California’s 2035 ban and an unsurprising EPA response Gavin Newsom issued an executive order last week that will phase out the sale of all gasoline-powered vehicles by 2035 in California in a bid to lead the U.S. in reducing greenhouse gas emissions by encouraging the state’s drivers to switch to electric cars. Newsom’s executive order is said to be the most aggressive clean-car policy in the US. It does offer some flexibility for traditional cars and trucks vehicles to be owned and sold on the used-car market. Newsom, also supported a ban on petroleum fracking, but called on the California legislature to make that change.
US EPA Administrator Andrew Wheeler on Monday said the plan “raises serious questions regarding its legality and practicality” and said it could impact the state’s electrical grid. “California’s record of rolling blackouts — unprecedented in size and scope — coupled with recent requests to neighboring states for power begs the question of how you expect to run an electric car fleet that will come with significant increases in electricity demand, when you can’t even keep the lights on today,” Wheeler wrote.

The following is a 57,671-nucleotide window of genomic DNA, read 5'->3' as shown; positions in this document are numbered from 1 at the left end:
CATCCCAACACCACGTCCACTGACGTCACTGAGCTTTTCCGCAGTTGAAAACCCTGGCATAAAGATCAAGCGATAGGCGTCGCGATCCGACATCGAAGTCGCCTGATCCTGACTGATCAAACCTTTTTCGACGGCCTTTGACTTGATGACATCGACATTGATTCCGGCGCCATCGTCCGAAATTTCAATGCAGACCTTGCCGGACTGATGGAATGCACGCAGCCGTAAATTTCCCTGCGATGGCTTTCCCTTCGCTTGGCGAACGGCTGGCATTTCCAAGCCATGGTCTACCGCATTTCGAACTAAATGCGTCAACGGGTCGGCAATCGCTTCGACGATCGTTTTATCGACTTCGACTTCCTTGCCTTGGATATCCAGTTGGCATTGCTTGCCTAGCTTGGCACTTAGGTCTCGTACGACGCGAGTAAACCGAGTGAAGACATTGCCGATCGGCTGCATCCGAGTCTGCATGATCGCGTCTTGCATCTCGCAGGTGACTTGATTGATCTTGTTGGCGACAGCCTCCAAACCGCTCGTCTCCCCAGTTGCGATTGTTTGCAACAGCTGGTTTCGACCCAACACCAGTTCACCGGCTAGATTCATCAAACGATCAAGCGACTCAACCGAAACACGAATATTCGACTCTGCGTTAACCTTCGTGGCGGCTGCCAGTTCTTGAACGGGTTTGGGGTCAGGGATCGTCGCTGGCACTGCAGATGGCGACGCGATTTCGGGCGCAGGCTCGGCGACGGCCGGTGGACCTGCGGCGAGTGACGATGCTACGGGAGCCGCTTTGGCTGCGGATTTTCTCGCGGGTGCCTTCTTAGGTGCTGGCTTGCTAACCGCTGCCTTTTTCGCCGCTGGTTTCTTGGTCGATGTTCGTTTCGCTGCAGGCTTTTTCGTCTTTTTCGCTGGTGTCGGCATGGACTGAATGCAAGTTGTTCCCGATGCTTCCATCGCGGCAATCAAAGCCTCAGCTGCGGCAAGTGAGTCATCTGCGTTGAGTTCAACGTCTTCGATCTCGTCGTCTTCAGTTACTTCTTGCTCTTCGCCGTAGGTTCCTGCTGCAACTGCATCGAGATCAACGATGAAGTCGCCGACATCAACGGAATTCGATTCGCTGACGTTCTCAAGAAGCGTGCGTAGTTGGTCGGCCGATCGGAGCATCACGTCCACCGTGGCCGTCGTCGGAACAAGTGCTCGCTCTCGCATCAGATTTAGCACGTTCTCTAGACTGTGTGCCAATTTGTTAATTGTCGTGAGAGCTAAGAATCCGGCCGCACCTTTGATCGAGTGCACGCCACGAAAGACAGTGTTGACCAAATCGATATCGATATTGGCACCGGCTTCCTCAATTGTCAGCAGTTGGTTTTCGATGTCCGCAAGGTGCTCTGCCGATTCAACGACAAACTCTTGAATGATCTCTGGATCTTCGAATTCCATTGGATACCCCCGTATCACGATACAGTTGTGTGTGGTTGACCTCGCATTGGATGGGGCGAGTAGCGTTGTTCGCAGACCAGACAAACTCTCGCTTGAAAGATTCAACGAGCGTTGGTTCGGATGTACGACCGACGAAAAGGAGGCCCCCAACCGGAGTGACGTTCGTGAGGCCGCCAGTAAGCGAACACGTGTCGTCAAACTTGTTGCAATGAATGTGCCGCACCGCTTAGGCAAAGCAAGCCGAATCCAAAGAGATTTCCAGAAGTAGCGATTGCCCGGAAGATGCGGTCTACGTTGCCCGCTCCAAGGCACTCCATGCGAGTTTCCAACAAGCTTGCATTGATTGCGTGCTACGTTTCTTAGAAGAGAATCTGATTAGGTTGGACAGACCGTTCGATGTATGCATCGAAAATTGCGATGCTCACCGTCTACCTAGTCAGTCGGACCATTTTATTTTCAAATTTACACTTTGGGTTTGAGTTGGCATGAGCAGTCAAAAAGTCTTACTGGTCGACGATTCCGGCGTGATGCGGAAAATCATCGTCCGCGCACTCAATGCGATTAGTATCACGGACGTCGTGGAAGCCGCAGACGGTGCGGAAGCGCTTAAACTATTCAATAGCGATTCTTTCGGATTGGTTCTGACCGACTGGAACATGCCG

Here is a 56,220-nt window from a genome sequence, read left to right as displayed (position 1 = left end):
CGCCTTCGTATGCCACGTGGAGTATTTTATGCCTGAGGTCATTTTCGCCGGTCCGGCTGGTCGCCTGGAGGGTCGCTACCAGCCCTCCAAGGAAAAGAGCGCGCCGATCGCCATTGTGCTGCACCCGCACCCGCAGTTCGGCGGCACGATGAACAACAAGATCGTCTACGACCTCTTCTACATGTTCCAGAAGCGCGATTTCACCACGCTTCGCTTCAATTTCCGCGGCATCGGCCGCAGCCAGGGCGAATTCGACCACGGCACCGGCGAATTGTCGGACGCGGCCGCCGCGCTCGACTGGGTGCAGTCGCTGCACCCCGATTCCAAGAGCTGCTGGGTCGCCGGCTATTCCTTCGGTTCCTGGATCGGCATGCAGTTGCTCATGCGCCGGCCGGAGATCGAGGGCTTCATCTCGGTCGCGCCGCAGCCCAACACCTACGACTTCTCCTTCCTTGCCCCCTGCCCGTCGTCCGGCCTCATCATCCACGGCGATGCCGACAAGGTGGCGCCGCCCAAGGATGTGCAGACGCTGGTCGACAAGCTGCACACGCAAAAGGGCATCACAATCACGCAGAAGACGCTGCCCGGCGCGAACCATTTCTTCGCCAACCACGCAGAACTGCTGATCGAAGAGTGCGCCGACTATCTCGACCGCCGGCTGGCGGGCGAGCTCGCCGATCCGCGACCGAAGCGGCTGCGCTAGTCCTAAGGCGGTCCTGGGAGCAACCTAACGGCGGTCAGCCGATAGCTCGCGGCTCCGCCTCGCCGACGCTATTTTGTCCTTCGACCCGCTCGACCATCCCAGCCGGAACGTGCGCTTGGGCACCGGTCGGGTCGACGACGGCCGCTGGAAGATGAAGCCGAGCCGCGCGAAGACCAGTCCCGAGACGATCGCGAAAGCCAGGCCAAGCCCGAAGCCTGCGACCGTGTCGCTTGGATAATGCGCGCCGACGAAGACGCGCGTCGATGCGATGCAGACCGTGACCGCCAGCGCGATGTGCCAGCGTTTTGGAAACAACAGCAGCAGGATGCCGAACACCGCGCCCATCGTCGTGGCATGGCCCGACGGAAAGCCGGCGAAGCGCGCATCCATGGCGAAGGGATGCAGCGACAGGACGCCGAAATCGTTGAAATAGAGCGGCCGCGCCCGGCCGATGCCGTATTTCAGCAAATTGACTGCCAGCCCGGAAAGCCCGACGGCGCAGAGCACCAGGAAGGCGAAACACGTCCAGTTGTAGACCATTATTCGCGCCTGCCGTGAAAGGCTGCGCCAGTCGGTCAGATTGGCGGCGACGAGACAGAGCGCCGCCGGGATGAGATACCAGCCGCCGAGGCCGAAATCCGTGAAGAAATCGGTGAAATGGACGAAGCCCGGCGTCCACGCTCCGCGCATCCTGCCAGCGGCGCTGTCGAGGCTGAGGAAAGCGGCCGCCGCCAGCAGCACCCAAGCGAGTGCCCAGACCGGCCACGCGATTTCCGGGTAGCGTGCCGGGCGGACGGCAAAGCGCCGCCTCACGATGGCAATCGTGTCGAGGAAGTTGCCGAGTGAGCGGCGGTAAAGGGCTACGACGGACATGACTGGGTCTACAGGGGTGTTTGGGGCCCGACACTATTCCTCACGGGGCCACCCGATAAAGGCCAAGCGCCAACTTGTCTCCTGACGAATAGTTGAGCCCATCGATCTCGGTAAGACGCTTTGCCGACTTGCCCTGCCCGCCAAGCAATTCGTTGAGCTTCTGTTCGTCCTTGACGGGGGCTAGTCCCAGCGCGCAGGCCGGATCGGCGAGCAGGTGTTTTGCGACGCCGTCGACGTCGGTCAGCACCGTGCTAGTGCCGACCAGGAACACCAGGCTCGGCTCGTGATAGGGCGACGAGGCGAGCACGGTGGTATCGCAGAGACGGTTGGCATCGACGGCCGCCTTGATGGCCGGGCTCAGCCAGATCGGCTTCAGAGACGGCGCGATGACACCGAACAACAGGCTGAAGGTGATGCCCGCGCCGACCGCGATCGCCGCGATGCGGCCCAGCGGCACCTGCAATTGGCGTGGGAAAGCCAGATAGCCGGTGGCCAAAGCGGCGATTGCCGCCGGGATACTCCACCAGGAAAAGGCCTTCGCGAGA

Wheeler’s background is reminiscent of the former EPA administer. According to Wikipedia and other sources, “He served as the deputy administrator (of EPA) from April to July 2018, and served as the acting administrator from July 2018 to February 2019. He previously worked in the law firm Faegre Baker Daniels, representing coal magnate Robert E. Murray and lobbying against the Obama Administration’s environmental regulations. Wheeler served as chief counsel to the United States Senate Committee on Environment and Public Works and to the chairman U.S. senator James Inhofe, prominent for his rejection of climate change. Wheeler is a critic of limits on greenhouse gas emissions and the Intergovernmental Panel on Climate Change.”